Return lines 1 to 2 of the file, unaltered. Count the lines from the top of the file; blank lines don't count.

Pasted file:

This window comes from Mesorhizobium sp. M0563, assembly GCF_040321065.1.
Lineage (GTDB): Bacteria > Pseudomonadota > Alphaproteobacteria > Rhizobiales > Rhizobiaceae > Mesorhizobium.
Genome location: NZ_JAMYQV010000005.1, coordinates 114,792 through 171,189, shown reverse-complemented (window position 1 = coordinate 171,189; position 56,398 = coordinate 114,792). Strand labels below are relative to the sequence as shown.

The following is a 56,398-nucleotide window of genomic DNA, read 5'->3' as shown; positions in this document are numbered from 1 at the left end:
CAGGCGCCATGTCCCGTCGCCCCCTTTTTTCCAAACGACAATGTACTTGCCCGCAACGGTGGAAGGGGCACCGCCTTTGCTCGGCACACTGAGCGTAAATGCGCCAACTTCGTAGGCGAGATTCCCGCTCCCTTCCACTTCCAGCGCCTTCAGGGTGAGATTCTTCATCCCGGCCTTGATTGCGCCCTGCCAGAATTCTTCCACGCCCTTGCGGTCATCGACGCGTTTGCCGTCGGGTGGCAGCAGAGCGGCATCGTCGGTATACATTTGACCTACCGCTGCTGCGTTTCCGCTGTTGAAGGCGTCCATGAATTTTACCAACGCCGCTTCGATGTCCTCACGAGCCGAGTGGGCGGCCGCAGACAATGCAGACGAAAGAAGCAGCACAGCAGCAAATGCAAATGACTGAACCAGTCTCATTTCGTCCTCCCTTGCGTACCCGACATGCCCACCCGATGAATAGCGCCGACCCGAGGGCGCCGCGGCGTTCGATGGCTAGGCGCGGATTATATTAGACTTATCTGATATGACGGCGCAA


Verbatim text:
This window comes from Mesorhizobium sp. M0563, assembly GCF_040321065.1.
Lineage (GTDB): Bacteria > Pseudomonadota > Alphaproteobacteria > Rhizobiales > Rhizobiaceae > Mesorhizobium.